THERE is a banner that is displayed at the back of the Hillsborough Kop which reads ‘Xbana Milan: This city is ours’.
It is a simple message which Sheffield Wednesday supporters have extra reason to reflect on this morning after owner Milan Mandaric yesterday agreed to sell the Owls for £30m to Thailand businessman Dejphon Chansiri.
Mandaric stepped in to rescue the Owls from financial strife four years ago, helping to stabilise the former Premier League side who were languishing in League One.
His money and business nous helped bring unity and stability to S6 and helped fuel promotion to the Championship. Along the way he refused to shy away from major decisions, none more so than sacking manager Gary Megson – an Owls legend whose father Don had led Wednesday in the 1966 FA Cinal – just days after beating the Blades in the Steel City derby in 2012.
It split supporters, before and after the appointment of Dave Jones, who would embark on an unbeaten run to pinch promotion back to the Championship at the expense of their cross-city neighbours.
But Mandaric, 76, was proven right with promotion being reward for his single-minded and ruthless approach to getting the job done at Wednesday. With the ultimate target of a return to the Premier League.
Even in the four short years since Mandaric arrived in Sheffield, the financial landscape has changed beyond recognition in the Championship, as clubs chase the lure of top-flight football and the golden pot of money.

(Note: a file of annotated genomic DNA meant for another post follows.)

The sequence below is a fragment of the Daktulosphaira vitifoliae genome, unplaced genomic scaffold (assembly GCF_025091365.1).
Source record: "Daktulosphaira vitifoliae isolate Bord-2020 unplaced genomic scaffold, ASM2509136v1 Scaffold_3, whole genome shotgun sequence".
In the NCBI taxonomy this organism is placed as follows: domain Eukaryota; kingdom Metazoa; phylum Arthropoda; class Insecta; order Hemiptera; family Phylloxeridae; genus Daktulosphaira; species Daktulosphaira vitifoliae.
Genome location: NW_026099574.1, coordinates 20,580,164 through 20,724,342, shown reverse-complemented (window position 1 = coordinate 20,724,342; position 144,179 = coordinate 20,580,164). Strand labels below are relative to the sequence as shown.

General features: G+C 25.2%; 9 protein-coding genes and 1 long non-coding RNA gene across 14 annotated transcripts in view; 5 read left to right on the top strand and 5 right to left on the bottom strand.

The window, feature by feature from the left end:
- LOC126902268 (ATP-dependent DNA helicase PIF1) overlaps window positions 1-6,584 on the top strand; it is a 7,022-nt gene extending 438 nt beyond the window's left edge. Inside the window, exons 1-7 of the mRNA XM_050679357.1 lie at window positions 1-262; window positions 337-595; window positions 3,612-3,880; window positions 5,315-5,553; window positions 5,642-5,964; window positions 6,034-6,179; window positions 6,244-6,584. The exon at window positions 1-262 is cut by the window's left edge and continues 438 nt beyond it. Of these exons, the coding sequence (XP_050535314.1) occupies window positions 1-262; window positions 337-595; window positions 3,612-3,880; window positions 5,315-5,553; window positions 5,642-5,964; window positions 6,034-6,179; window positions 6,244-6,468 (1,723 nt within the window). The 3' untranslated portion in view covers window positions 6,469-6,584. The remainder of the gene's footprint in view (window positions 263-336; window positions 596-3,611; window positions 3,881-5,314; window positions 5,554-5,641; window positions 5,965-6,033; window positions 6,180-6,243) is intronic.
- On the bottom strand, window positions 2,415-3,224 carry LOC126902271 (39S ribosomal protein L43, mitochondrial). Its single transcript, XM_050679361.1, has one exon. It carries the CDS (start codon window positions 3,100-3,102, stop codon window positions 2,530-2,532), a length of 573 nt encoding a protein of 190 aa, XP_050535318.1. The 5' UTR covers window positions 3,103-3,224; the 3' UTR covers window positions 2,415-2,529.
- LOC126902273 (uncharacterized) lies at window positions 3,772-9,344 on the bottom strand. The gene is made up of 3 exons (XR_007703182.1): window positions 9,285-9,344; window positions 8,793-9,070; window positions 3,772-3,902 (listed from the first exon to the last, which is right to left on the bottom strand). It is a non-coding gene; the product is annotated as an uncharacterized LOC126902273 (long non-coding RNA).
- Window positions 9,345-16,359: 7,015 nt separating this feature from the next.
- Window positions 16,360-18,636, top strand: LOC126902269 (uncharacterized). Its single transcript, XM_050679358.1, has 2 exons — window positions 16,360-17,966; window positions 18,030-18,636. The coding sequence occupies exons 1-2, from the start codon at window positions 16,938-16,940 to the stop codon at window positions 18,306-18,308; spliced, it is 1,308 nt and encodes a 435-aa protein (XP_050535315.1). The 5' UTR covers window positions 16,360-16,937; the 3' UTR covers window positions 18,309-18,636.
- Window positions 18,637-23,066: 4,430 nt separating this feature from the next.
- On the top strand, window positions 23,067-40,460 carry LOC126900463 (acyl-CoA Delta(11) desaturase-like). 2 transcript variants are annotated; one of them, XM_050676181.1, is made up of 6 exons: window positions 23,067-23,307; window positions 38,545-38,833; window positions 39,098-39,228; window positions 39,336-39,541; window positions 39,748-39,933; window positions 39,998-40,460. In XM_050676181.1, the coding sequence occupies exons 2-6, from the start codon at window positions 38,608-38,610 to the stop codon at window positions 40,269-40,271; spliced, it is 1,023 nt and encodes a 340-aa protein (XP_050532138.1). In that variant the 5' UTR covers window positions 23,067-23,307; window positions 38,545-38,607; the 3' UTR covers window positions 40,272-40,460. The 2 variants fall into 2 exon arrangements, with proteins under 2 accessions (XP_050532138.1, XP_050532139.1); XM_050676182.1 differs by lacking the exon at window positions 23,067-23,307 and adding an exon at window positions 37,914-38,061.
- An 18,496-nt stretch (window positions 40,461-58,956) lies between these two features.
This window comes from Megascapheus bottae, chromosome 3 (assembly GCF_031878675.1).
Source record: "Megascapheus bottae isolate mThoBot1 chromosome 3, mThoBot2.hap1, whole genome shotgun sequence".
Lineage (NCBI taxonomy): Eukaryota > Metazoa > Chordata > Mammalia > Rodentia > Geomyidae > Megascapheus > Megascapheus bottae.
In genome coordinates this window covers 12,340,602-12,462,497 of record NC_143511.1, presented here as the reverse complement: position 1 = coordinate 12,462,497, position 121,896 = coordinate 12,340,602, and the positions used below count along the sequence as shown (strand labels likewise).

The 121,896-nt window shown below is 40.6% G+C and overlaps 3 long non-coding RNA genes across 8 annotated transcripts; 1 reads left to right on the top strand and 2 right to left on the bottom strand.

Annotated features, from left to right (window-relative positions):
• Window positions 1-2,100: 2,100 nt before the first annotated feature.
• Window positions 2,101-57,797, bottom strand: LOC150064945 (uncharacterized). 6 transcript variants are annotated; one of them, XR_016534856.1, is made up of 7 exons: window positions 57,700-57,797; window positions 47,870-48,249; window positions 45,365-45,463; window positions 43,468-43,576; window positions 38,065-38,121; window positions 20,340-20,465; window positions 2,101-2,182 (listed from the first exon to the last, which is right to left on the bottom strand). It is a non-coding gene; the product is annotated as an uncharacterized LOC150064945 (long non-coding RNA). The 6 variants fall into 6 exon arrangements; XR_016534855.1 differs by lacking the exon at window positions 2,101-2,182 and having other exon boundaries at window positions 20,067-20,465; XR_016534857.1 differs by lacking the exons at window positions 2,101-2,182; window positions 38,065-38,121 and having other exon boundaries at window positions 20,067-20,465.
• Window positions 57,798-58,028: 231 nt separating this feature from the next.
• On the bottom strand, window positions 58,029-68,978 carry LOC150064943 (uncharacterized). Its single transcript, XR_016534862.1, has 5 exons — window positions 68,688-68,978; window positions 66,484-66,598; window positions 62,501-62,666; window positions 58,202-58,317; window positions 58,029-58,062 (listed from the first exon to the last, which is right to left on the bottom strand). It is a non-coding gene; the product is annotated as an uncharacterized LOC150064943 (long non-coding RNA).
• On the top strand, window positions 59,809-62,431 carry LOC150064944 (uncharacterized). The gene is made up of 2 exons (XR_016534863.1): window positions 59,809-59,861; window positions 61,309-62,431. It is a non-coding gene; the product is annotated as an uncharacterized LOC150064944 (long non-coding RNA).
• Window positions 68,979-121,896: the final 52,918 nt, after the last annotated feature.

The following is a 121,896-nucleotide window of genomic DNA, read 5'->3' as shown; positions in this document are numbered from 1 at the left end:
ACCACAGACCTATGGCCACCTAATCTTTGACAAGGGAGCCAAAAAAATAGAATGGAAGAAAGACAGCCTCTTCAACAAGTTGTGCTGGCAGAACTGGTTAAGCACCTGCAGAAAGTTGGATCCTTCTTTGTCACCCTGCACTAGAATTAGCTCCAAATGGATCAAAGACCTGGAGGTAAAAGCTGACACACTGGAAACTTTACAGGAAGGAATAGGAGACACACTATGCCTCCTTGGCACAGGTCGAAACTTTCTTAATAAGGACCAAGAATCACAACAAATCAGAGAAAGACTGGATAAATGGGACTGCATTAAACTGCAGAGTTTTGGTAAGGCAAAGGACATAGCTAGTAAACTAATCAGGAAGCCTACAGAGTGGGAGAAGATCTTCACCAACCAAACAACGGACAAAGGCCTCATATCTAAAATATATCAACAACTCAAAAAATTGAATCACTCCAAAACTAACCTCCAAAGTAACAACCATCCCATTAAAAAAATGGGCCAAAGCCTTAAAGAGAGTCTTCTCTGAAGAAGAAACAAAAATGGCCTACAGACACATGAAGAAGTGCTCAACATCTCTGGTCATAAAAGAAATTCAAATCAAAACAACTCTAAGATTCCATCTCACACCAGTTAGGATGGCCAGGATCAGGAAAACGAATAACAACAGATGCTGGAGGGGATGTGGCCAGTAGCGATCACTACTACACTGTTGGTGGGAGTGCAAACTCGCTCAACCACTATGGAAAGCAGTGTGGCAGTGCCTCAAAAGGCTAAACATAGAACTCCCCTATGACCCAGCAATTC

To compete for promotion, Wednesday simply have not had the financial resources to take on clubs flush with cash, mainly due to parachute payments after relegation from the Premier League. The Owls were losing £5m a year just surviving.
That is why Mandaric accepted the need to open discussions with interested buyers who could spend more aggressively and finish the job which the Serbian-born businessman had started.
He came close to selling up to Azerbaijani busisessman Hafiz Mammadov in the summer, only for the deal to collapse.
That takeover always seemed to be shrouded in mystery as to where the money was coming from.
But with Chansiri’s family owning the Thai Union Frozen Group – the world’s largest producers of tuna – there seems to be nothing remotely fishy about this deal.
Whether Chansiri’s time at Hillsborough will be a success, only time will tell.
In the short-term, Owls head coach Stuart Gray needs to be given funds to bring in a couple of attack-minded players.
The foundations have been set, and while gatecrashing the play-offs is an outside bet this year, promotion back to the top-flight after a 15-year absence for Wednesday next term must be the mission statement.
Longer-term, Hillsborough needs to be given a facelift as some parts of the famous old stadium have seen better days, not least a new scoreboard to bring the club into the 21st century. Money also needs to be invested into the club’s Academy set-up, to help deliver the players for tomorrow.
But for now, Wednesday and their supporters owe a debt of gratitude to Mandaric – who remember is a businessman not a philanthropist – for his time in charge at Hillsborough.
Maybe now the Kop banner should be updated – ‘Thank you Milan: This city is yours’.